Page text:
for all practical purposes stop at
the vice-president's level. I will not
further speculate as to what pre-
cipitated this incredible delega-
tion of power at this time, but I
will predict that if this University
is not to regress to the point where
there are rules for everything, un-
necessary rules, the Regents will
be forced to change their minds
in the near future. Neither the
students nor the faculty will ac-
cept this present situation result-
ing from the Regents' ruling.
I do feel that there was a need
for a change and I think now is
the time to consider that change.
As you know, I expressed to Mr.
Baad recently that if his office
were really interested in coming
up with an equitable solution to
prob oms in the handling of non-
aca mic discipline, there were
three things his office could have
done immediately:
FIRST, the Office of Student
Affairs could have set up clear
and unambiguous lines of author-
ity in the areas of University stu-
dent housing, student organiza-
tions and the driving regulations.
Then, even before the Regental
ruling, these areas fell within the
purview of the Office of Student
Affairs.
The Joint Judiciary Council
could have been given the oppor-
tunity to work with the Office of
Student Affairs to investigate and
remedy problems in these specific
areas.
Second, all other cases of non-
academic discipline could have
been referred to the respective
deans of the various schools and
colleges until a revision was com-
plete.
Third and finally, the Office of
Student Affairs could have active-
ly supported the position taken
by the Joint Judiciary Council in
proposing a University-wide com-
mittee charged by the Regents to
deliberate in this area and write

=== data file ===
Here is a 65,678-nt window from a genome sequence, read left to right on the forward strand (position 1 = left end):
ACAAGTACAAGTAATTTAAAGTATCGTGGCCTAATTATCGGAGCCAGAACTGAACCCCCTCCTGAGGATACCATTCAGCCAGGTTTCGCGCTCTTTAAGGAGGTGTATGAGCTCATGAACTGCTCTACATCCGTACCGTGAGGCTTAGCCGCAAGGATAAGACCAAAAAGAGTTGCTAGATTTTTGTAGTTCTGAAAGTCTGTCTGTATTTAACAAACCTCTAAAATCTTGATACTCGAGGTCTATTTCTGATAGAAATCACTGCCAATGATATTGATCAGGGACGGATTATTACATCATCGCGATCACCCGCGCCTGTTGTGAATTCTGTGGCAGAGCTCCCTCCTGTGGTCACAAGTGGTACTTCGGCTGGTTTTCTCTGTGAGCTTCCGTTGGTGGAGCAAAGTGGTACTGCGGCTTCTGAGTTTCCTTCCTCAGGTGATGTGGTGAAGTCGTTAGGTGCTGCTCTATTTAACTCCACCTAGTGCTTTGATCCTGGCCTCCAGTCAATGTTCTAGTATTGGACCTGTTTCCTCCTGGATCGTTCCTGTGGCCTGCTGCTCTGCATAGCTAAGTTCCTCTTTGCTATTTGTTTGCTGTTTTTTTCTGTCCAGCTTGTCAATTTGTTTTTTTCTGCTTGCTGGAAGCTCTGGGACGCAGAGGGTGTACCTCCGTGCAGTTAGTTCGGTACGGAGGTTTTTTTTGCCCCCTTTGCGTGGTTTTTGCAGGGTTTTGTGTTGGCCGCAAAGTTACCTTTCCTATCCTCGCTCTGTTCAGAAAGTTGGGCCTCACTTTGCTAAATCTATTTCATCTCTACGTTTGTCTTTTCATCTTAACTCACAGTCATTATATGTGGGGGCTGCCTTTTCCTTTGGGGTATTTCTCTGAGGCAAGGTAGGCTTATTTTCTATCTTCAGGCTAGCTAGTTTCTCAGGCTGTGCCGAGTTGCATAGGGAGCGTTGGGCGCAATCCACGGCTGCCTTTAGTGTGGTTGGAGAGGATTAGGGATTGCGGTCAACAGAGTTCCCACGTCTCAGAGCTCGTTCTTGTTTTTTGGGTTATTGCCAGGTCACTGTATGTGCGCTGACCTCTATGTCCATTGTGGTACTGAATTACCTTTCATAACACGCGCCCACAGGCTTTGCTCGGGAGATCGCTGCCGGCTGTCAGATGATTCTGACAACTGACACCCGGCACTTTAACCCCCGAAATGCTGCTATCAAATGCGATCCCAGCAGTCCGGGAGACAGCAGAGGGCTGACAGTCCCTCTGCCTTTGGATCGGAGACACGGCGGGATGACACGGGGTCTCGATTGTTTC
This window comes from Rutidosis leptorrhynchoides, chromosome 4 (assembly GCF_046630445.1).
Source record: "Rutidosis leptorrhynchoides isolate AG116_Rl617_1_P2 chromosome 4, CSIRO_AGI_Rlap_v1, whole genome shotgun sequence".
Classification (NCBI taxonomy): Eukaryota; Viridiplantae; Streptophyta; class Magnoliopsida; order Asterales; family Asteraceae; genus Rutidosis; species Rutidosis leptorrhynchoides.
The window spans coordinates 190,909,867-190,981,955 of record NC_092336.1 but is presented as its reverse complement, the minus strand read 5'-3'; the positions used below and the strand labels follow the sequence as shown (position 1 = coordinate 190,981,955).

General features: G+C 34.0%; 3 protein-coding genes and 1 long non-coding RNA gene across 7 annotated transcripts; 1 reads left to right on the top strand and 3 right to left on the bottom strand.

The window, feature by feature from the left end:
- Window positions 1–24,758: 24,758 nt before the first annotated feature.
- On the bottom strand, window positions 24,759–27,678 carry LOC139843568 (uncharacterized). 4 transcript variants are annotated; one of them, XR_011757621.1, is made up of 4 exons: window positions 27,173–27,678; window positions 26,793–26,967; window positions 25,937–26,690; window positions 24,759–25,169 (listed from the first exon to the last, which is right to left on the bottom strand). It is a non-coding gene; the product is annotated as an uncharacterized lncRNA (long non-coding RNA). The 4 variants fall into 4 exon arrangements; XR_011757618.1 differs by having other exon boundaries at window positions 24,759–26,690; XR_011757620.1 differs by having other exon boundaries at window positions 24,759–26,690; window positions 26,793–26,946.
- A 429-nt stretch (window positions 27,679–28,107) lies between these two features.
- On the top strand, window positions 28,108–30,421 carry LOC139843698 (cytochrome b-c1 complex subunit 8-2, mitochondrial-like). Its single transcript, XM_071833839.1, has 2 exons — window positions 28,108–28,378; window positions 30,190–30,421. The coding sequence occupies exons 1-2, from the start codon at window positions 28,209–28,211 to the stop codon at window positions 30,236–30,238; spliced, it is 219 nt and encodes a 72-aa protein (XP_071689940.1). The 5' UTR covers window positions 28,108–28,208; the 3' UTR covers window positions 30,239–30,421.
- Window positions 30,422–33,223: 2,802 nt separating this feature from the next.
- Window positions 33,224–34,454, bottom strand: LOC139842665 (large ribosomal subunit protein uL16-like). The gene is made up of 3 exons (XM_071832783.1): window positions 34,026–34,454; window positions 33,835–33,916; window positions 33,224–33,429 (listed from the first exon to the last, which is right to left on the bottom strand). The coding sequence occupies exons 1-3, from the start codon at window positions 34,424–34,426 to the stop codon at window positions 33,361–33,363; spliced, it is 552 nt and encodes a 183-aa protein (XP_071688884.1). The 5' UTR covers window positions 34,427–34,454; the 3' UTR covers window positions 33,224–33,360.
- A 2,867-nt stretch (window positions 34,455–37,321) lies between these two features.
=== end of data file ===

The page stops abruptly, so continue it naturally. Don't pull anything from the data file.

a philosophy and mechanism for
handling non-academichdiscipline.
I DID NOT understand then nor
do I understand now, why, if the
Office of Student Affairs wants
a meaningful and practical revi-
sion in the area of non-academic
discipline, that these. proposals
could not be carried out. Mr. Baad
clearly rejected them.
Since it appears that these pro-
posals are no longer practical un-
der the present situation, I fail
to see the possibility of a mean-
ingful and equitable solution. I
cannot in good conscience serve
in a totally meaningless capacity.
I therefore respectfully submit my
resignation to the Joint Judiciary
Council of the University of Mich-
igan.
-John Weiler,
Executive Secretary
Joint Judiciary Council

:M1otoricycele Meeting
To the Editor:
A MID THE MANY charges of
lack of communication between
university students and those who
make the laws and regulations,
an unusually happy development
has been quietly taking shape in
connection with the proposed city
motorcycle ordinance.
It has come along so well that it
deserves much wider attention-it
is a bright sign as to how issues can
be resolved with mutual satisfac-
tion when each group approaches
the other as fellow human beings
sharing residence in the same city,.
rather than as faceless adminis-
trative entities.
Tonight (Wednesday, the 26th)
there will be an open hearing on
how to deal with motorcycle traf-
fic in Ann Arbor. It will be at
7:30, in the Multipurpose Room of
UGLI. This is a cooperative ven-
ture, a chance for everyone to be
heard-bike dodgers as well as rid-
ers-and actually to help write an
ordinance that will do the job that
is needed without leaving rough
edges to irritate anyone.
Members of the City Council and
of the University Traffic Advisory
Board will be there, ready to open
their ears as well as their mouths.
They want students, who will be
most affected by the ordinance, to
participate as much as possible in
formulating the law.
THE CITY COUNCIL has been
very receptive to constructive sug-
gestions made during the last few
weeks, and its members have gone
out of their way to be encouraging

and helpful. This meeting is the
culmination-the chance for the
give and take of real communica-
tion.
If it's a success, who knows what
other administrative a g e n c i e s
might notice it, and living could
become astonishingly friction-free
in these parts as we move on to
tackle profounder and more sen-
sitive issues in the same spirit.
--Peter A. S. Smith,
Professor of Chemistry
Pirandello
To the Editor:
T HOUGH Miss Marchio's reviewv
of October 13 was eagerly re-
ceived in these quarters, it should
be explained to the reading pub-
lic that some of us in the audi-
ence had an experience rather dif-
ferent from hers. What was, un-
fortunately, "the one weak point
of the play" for Miss Marchio,
was for many of us the most
meaningful: the entrance of the
veiled woman.
Miss Marchio is quite right in
saying that Pirandello has used
an ingenious device to interpret